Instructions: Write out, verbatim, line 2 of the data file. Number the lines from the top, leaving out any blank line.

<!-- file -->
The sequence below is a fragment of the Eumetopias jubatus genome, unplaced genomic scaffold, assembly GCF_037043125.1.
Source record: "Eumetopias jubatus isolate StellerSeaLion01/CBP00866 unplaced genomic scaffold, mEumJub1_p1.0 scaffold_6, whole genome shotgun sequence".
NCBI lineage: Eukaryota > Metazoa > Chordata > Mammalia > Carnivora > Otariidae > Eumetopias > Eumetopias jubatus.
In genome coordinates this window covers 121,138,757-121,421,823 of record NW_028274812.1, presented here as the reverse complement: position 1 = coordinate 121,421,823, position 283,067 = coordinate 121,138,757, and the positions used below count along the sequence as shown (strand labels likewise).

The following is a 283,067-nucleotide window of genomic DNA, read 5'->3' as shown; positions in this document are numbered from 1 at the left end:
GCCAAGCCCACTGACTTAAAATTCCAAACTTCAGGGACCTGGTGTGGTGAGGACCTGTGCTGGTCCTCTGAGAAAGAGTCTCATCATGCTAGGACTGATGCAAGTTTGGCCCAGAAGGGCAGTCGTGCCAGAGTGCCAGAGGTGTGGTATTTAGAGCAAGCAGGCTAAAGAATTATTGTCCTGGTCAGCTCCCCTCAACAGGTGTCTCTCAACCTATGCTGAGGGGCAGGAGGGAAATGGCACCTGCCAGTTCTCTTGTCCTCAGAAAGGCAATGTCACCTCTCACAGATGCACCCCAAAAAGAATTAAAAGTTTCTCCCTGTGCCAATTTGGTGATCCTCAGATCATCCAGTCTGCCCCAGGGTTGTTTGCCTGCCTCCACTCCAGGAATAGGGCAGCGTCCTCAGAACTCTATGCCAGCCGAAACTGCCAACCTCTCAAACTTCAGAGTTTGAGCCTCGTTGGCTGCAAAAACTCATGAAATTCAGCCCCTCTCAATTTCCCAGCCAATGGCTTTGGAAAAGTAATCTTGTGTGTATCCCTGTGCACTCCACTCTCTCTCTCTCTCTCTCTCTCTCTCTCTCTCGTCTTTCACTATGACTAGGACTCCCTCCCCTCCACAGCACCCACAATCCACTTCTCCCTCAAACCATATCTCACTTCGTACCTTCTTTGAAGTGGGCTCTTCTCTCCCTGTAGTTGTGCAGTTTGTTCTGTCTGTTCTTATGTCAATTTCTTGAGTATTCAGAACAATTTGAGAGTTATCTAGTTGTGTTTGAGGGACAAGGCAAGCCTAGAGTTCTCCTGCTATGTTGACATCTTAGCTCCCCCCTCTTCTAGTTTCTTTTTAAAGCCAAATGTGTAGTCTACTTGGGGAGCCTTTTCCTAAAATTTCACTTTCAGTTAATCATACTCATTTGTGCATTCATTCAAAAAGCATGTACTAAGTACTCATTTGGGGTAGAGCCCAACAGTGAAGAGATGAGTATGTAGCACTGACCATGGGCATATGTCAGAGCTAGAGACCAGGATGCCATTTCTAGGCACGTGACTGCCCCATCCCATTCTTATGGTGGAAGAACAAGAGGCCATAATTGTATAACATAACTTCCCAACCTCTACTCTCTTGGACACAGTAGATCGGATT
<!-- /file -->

Source record: "Eumetopias jubatus isolate StellerSeaLion01/CBP00866 unplaced genomic scaffold, mEumJub1_p1.0 scaffold_6, whole genome shotgun sequence".